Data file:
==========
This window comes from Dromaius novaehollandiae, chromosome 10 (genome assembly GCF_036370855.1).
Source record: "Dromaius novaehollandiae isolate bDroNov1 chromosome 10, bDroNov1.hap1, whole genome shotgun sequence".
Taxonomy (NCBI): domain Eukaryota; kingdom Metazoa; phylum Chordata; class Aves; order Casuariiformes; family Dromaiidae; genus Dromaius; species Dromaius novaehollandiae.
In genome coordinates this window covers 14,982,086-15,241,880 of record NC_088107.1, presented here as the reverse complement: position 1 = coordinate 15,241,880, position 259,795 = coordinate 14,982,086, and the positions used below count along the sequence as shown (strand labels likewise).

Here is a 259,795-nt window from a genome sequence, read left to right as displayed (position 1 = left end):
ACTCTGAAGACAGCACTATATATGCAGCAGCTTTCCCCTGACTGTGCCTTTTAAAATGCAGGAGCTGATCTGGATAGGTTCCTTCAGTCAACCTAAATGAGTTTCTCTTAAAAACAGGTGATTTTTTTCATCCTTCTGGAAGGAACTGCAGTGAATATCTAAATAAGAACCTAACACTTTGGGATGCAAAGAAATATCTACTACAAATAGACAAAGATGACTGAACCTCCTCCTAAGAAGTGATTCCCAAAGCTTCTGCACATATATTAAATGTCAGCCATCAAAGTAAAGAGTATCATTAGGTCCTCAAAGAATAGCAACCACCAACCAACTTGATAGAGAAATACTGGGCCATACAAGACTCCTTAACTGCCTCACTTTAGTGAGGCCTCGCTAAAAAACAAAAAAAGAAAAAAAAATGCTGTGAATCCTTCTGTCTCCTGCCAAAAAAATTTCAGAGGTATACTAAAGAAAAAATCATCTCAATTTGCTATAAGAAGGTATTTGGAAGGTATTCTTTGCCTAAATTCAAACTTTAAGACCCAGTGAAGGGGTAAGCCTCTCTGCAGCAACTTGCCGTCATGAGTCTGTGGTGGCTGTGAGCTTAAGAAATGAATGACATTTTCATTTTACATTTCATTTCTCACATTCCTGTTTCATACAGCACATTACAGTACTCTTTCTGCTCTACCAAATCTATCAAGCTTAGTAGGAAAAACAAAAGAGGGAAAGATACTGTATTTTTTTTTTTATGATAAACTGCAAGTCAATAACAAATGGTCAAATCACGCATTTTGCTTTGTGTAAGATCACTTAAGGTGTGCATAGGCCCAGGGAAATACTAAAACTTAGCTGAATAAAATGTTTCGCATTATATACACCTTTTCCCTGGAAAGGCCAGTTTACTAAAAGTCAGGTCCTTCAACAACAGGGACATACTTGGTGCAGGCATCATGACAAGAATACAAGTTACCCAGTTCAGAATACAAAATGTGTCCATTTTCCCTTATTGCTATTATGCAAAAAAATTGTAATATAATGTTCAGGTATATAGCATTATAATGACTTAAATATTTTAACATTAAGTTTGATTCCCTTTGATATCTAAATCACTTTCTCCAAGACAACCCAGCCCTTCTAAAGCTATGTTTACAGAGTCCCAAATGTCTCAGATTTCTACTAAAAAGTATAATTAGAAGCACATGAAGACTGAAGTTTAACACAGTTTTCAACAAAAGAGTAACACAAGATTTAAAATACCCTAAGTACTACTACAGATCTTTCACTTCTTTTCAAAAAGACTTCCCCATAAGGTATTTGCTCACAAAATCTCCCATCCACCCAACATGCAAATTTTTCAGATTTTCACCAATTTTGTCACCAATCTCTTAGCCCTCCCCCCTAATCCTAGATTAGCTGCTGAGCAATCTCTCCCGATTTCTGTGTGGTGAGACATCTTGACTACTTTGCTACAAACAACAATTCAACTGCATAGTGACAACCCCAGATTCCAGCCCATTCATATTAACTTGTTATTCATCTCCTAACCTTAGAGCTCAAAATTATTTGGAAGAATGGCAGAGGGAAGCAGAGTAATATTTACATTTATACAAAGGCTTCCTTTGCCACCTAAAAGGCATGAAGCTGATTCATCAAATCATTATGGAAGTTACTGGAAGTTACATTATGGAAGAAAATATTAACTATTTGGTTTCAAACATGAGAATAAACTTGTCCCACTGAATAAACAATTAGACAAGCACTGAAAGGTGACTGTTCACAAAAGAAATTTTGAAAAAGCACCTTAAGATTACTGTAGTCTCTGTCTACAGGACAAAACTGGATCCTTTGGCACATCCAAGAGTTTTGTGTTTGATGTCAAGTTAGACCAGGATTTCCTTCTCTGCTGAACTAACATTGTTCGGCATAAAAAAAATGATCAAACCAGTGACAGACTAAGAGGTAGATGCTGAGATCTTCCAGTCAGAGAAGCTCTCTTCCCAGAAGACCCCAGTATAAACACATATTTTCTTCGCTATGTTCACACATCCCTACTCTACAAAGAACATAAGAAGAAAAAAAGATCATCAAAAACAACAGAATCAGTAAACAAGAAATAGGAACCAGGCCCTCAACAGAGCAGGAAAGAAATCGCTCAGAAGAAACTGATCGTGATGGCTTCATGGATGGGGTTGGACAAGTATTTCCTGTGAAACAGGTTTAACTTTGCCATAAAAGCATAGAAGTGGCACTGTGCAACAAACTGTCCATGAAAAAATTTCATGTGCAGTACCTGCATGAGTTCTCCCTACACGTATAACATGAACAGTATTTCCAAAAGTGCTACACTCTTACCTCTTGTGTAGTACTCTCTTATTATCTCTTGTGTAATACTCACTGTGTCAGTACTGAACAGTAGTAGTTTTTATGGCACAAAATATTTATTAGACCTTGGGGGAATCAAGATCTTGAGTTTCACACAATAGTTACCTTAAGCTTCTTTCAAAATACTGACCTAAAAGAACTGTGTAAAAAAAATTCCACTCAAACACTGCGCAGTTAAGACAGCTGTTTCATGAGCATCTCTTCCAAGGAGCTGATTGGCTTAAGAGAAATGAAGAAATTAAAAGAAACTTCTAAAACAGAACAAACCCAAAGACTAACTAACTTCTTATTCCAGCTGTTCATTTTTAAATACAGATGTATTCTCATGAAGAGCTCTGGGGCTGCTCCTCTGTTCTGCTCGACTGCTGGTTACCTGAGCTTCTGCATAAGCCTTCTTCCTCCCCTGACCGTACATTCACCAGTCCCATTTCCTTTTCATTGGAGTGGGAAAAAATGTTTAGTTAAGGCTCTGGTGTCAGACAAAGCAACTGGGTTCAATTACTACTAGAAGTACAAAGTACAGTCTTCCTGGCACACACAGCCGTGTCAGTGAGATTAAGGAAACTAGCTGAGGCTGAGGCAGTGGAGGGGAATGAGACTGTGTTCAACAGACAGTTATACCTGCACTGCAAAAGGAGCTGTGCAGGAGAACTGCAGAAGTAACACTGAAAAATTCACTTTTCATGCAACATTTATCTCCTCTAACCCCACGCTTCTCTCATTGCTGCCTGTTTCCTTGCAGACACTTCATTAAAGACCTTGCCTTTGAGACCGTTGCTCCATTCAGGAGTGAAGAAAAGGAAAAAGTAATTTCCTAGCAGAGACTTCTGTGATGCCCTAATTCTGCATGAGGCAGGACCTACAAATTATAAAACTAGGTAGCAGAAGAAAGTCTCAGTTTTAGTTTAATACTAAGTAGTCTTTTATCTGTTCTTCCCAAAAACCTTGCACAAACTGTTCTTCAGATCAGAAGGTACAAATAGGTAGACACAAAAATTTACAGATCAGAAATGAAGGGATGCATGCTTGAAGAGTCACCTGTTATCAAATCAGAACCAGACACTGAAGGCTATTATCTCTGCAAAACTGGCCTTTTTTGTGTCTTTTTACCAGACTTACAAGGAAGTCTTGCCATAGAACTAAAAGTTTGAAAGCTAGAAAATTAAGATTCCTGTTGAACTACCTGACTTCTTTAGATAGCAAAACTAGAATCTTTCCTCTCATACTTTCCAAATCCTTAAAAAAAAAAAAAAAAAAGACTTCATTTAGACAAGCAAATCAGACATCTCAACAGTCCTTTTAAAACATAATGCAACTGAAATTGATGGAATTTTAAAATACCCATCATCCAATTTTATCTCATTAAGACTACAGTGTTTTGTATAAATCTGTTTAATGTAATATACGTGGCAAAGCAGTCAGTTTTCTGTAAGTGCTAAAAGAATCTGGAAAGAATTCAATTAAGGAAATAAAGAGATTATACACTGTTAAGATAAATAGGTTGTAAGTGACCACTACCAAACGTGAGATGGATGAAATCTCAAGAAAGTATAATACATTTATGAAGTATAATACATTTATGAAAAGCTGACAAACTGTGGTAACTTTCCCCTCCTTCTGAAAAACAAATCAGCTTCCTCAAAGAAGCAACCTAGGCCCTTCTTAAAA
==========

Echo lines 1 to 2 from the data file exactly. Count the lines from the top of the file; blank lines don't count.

This window comes from Dromaius novaehollandiae, chromosome 10 (genome assembly GCF_036370855.1).
Source record: "Dromaius novaehollandiae isolate bDroNov1 chromosome 10, bDroNov1.hap1, whole genome shotgun sequence".